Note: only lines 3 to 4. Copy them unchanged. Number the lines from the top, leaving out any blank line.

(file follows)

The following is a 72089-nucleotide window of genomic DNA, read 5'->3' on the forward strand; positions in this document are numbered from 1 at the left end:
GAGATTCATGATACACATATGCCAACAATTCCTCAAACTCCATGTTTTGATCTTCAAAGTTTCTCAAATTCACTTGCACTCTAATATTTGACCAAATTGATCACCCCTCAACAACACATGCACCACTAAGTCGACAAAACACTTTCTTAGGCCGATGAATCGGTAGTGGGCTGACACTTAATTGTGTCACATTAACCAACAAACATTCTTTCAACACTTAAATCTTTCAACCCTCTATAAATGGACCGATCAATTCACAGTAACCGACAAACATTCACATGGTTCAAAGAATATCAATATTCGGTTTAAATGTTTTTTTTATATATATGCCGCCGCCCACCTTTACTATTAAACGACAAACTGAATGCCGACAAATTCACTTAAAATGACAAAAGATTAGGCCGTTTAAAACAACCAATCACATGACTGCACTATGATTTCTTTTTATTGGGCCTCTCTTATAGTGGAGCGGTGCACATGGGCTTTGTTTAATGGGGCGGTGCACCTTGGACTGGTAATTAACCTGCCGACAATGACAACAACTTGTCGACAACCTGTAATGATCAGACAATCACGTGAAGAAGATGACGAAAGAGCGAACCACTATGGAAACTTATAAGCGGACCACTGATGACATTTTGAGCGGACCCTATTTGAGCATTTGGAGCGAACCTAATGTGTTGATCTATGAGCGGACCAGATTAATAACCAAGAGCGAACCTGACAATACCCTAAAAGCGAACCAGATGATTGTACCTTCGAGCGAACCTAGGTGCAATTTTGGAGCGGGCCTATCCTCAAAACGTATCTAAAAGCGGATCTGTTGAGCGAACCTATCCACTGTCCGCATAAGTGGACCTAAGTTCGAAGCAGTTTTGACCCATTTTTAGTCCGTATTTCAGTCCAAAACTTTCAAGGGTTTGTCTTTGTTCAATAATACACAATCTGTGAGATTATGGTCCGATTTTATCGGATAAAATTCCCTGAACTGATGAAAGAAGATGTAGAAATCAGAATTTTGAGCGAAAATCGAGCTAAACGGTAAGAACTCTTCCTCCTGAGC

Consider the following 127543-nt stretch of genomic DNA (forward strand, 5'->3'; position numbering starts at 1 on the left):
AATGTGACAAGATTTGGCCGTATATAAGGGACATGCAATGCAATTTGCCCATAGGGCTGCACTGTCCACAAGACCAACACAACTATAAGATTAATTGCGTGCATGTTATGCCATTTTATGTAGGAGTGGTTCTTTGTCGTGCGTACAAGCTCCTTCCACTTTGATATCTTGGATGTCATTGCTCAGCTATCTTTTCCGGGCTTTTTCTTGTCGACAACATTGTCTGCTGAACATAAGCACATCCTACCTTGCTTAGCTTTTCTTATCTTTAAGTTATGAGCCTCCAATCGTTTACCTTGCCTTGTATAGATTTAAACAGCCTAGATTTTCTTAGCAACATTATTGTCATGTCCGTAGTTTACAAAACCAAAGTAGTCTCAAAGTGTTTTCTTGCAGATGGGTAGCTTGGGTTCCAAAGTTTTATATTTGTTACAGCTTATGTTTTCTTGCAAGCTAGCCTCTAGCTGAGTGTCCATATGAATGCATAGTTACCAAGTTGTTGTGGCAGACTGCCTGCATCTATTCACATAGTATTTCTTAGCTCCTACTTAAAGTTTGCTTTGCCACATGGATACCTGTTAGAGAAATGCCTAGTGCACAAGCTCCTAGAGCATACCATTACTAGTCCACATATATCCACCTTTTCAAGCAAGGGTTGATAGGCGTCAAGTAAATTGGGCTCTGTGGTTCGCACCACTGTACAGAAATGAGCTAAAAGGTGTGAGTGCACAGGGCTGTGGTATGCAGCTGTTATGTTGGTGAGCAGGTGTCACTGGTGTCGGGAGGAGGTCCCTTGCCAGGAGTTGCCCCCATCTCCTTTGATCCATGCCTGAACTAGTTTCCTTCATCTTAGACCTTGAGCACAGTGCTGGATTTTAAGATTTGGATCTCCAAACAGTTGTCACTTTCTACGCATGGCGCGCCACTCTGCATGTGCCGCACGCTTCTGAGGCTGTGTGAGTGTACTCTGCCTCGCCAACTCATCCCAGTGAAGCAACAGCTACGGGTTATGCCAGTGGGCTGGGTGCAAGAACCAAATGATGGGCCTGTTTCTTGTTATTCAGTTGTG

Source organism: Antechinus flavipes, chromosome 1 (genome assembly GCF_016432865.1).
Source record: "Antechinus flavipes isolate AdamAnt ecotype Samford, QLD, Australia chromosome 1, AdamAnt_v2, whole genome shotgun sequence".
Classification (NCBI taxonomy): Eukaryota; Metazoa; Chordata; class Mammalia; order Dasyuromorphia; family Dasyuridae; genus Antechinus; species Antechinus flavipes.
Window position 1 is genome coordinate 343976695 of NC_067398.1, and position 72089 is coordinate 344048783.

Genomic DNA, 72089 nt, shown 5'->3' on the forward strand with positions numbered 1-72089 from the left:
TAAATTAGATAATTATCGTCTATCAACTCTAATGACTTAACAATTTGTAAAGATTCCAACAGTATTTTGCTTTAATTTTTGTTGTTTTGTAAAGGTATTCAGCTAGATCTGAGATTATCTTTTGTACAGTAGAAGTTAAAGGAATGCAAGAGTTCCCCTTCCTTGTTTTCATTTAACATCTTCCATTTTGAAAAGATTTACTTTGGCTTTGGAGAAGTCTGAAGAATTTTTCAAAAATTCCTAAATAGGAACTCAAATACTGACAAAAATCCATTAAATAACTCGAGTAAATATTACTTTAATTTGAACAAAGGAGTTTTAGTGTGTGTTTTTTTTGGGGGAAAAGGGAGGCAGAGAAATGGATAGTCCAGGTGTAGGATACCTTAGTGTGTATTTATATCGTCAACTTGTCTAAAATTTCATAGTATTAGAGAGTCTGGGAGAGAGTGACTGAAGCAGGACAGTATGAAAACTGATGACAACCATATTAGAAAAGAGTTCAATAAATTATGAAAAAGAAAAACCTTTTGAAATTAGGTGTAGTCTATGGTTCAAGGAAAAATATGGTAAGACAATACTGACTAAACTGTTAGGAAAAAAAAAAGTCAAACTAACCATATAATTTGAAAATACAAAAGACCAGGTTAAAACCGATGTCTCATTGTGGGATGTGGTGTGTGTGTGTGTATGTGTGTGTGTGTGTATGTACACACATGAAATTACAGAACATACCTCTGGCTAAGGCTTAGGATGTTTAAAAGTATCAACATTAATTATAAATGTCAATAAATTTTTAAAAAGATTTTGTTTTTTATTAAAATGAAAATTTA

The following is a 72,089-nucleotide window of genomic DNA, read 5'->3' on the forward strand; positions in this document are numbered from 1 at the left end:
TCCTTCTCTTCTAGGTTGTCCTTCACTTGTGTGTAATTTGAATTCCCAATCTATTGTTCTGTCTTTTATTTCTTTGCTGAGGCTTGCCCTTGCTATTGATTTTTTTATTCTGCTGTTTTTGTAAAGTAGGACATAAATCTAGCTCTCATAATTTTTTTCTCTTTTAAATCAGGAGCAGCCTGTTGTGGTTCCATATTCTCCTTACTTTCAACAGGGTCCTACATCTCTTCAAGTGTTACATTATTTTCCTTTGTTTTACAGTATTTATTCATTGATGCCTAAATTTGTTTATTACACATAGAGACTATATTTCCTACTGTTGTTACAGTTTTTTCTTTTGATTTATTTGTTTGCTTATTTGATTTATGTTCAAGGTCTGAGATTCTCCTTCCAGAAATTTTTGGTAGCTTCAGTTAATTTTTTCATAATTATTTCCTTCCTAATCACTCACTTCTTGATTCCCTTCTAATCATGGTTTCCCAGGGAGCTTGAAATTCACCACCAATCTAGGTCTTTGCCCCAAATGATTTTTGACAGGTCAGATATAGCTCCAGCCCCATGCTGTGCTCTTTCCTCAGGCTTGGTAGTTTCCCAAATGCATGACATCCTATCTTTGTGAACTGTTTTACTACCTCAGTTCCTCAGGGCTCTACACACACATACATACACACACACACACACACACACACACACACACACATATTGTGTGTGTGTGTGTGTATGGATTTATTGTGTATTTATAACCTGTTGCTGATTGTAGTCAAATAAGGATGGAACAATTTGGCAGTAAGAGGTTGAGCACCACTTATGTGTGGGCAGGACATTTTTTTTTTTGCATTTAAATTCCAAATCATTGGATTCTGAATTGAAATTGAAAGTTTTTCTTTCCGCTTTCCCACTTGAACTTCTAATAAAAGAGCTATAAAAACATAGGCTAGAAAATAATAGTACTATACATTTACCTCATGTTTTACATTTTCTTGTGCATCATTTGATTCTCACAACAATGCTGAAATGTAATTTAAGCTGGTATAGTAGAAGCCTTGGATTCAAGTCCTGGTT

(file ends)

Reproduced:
Consider the following 127543-nt stretch of genomic DNA (forward strand, 5'->3'; position numbering starts at 1 on the left):
AATGTGACAAGATTTGGCCGTATATAAGGGACATGCAATGCAATTTGCCCATAGGGCTGCACTGTCCACAAGACCAACACAACTATAAGATTAATTGCGTGCATGTTATGCCATTTTATGTAGGAGTGGTTCTTTGTCGTGCGTACAAGCTCCTTCCACTTTGATATCTTGGATGTCATTGCTCAGCTATCTTTTCCGGGCTTTTTCTTGTCGACAACATTGTCTGCTGAACATAAGCACATCCTACCTTGCTTAGCTTTTCTTATCTTTAAGTTATGAGCCTCCAATCGTTTACCTTGCCTTGTATAGATTTAAACAGCCTAGATTTTCTTAGCAACATTATTGTCATGTCCGTAGTTTACAAAACCAAAGTAGTCTCAAAGTGTTTTCTTGCAGATGGGTAGCTTGGGTTCCAAAGTTTTATATTTGTTACAGCTTATGTTTTCTTGCAAGCTAGCCTCTAGCTGAGTGTCCATATGAATGCATAGTTACCAAGTTGTTGTGGCAGACTGCCTGCATCTATTCACATAGTATTTCTTAGCTCCTACTTAAAGTTTGCTTTGCCACATGGATACCTGTTAGAGAAATGCCTAGTGCACAAGCTCCTAGAGCATACCATTACTAGTCCACATATATCCACCTTTTCAAGCAAGGGTTGATAGGCGTCAAGTAAATTGGGCTCTGTGGTTCGCACCACTGTACAGAAATGAGCTAAAAGGTGTGAGTGCACAGGGCTGTGGTATGCAGCTGTTATGTTGGTGAGCAGGTGTCACTGGTGTCGGGAGGAGGTCCCTTGCCAGGAGTTGCCCCCATCTCCTTTGATCCATGCCTGAACTAGTTTCCTTCATCTTAGACCTTGAGCACAGTGCTGGATTTTAAGATTTGGATCTCCAAACAGTTGTCACTTTCTACGCATGGCGCGCCACTCTGCATGTGCCGCACGCTTCTGAGGCTGTGTGAGTGTACTCTGCCTCGCCAACTCATCCCAGTGAAGCAACAGCTACGGGTTATGCCAGTGGGCTGGGTGCAAGAACCAAATGATGGGCCTGTTTCTTGTTATTCAGTTGTG